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College senior Nurul Ezzaty Binti Hasbullah (left) and 2019 College graduate Stephen Damianos (right) have been awarded the Rhodes Scholarship.

Credit: Ethan Wu , Melanie Hilman

A Penn student and recent graduate were selected as two of this year's 100 recipients of the prestigious Rhodes Scholarship, bringing Penn's total number of Rhodes Scholars to 30.

College senior Nurul Ezzaty Binti Hasbullah will receive the Malaysian Rhodes Scholarship, and 2019 College graduate Stephen Damianos, former Daily Pennsylvanian staffer, will be one of 32 American Rhodes Scholars. The prestigious scholarships fund up to four years of graduate study at Oxford.

This is the third year in a row that Penn students have won the scholarship. In 2018, 2019 College graduate Anea Moore was named a Rhodes Scholar, and in 2017, two Penn students won scholarships.

Binti Hasbullah, who hails from Selangor, Malaysia, is majoring in health and societies with a concentration in global health and minoring in anthropology at Penn. She plans to pursue master's degrees in social data science and public policy at Oxford.

Binti Hasbullah said she wants to take what she learns at Oxford back to Malaysia to eliminate the "gender data gap" in her home country, citing the current lack of data regarding school dropouts because of menstruation.

“When I came from a science background, I always felt like data was objective," she said. "During my time as an undergraduate volunteering around the world, I’ve seen this discrepancy and gap. Data is not really objective. It’s not black and white."

With her degree in public policy, Binti Hasbullah said she plans to increase representation in politics for young people and women in Malaysia.

In the past year, Binti Hasbullah has engaged in various service projects, including volunteering with refugees in Guatemala and Poland. For her contributions to community service, Binti Hasbullah was awarded Penn Alumni's Association of Alumnae Rosemary D. Mazzatenta Scholars Award. At Penn, she serves on the Muslim Students Association board, the Dining Advisory Board, and the Rodin College House community service programming team as a co-chair.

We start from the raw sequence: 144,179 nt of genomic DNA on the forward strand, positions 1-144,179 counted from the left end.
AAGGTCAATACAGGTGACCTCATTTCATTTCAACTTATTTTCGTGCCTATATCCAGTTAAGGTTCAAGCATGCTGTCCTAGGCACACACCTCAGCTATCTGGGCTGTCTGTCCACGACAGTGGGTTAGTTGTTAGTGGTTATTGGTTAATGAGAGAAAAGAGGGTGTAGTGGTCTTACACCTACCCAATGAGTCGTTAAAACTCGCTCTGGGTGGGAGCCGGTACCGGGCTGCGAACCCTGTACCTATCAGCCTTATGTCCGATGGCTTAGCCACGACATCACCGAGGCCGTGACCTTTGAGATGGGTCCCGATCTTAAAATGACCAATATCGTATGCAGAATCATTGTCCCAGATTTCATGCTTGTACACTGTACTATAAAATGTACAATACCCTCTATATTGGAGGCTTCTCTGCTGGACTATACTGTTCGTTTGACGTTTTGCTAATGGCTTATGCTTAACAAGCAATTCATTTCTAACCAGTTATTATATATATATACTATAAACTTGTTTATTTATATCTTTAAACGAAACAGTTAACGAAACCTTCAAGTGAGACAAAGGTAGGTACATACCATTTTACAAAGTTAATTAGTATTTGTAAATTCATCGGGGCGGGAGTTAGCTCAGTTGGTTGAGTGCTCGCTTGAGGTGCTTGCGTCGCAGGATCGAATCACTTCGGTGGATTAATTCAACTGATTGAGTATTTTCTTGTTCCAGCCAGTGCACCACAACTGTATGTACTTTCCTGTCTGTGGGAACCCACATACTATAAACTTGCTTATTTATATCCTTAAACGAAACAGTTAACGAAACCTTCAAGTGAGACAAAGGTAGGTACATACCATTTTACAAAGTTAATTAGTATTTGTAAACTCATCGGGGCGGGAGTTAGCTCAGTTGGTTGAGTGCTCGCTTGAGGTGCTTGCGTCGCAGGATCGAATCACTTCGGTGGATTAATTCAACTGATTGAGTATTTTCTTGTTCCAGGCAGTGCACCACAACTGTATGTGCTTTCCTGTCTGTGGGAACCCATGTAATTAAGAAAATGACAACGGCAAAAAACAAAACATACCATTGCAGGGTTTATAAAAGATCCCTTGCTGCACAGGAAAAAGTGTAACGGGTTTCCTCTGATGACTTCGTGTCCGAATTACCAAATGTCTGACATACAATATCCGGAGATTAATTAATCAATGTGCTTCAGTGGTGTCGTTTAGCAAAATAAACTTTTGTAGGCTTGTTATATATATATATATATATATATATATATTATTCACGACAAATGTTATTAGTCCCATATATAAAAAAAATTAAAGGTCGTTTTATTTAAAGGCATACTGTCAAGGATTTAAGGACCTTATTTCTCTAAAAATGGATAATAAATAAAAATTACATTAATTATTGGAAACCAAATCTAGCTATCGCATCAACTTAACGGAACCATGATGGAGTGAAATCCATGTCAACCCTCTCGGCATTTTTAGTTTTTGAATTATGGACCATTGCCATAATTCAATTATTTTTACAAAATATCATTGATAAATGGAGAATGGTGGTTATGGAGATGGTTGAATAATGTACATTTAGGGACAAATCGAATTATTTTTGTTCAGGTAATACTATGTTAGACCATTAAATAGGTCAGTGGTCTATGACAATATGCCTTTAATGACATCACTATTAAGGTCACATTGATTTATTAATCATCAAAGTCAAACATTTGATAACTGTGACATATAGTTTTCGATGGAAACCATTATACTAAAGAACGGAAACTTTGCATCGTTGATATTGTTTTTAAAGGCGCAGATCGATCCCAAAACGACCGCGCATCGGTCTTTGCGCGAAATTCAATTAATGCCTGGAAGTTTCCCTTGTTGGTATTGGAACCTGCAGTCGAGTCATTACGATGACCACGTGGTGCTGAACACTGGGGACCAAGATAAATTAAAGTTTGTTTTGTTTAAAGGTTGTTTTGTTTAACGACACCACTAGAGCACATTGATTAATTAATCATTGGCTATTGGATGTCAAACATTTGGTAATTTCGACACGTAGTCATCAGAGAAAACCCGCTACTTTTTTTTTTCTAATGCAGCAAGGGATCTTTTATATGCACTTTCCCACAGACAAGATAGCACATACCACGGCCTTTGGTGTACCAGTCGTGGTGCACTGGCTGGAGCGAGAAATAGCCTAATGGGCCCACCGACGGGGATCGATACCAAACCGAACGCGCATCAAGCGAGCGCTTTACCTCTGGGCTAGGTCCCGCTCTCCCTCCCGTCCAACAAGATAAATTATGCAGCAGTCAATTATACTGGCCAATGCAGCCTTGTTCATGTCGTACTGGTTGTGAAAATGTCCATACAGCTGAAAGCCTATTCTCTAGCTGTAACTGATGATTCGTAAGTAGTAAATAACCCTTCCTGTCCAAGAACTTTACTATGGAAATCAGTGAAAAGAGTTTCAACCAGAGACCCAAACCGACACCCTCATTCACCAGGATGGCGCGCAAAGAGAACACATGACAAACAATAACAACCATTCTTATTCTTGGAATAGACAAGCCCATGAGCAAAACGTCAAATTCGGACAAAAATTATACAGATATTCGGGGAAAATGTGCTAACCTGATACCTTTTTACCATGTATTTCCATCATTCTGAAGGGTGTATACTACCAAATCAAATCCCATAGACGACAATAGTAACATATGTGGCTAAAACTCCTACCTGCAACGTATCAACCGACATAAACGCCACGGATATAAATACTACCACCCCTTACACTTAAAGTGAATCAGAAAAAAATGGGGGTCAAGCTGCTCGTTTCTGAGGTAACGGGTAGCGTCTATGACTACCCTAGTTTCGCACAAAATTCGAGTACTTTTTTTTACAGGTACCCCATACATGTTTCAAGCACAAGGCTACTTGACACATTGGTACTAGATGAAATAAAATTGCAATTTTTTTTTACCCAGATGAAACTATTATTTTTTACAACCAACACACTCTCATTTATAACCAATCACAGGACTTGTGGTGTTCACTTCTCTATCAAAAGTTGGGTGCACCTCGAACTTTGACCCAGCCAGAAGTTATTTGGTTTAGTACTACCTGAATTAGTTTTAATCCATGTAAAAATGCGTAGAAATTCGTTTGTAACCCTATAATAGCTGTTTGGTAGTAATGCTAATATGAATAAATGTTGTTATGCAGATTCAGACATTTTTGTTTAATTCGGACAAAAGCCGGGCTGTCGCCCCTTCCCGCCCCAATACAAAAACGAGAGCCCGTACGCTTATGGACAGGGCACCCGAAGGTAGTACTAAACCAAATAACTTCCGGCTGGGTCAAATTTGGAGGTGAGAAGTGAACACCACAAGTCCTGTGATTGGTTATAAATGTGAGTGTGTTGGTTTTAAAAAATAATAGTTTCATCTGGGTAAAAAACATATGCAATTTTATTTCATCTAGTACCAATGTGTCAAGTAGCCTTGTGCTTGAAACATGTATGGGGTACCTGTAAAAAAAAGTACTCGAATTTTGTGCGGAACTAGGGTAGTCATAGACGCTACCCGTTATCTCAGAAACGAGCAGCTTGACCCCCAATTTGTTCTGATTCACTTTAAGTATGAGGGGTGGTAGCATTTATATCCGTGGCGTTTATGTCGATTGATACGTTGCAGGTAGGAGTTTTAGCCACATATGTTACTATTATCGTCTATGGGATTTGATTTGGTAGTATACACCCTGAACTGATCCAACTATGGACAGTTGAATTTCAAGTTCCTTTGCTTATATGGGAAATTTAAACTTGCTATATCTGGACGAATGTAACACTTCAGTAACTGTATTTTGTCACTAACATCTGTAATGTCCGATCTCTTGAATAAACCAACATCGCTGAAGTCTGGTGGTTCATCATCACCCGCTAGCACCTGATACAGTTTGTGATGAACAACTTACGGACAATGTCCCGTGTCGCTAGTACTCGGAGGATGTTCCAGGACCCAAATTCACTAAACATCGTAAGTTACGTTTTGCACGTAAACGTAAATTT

Binti Hasbullah said she was first inspired to apply for the Malaysian Rhodes Scholarship when she saw 2018 College and Wharton graduate Adnan Zikri Jaafar win one himself.

“I’m super grateful and I’m still processing a lot of it," she said about hearing the news for the first time.

Damianos, who comes from North Hampton, N.H., graduated from Penn with a degree in political science and is currently pursuing development studies at the University of Cambridge. He said he aims to pursue a doctorate in migration studies at Oxford and attend law school so he can advocate for the rights of refugees within current legal systems.

“The refugee study center at Oxford – the only of its kind there in the world – and the scholars there have deeply influenced my academic research and works," Damianos said.

At Penn, Damianos founded Penn Undergraduates for Refugee Empowerment, which provides translation and tutoring services for refugees. He also volunteered with refugees in Greece, Philadelphia, New York, and Cambridge.

Damianos said his experiences working with refugees motivated him to apply for the Rhodes Scholarship.

“The desire to apply came directly from the fact that these incredible and inspiring and deeply resilient people would come to me looking for support and asking questions I did not have the answers to," Damianos said. In 2018, Damianos received the Truman Scholarship, which awards recipients with $30,000 to pursue graduate studies relating to public service.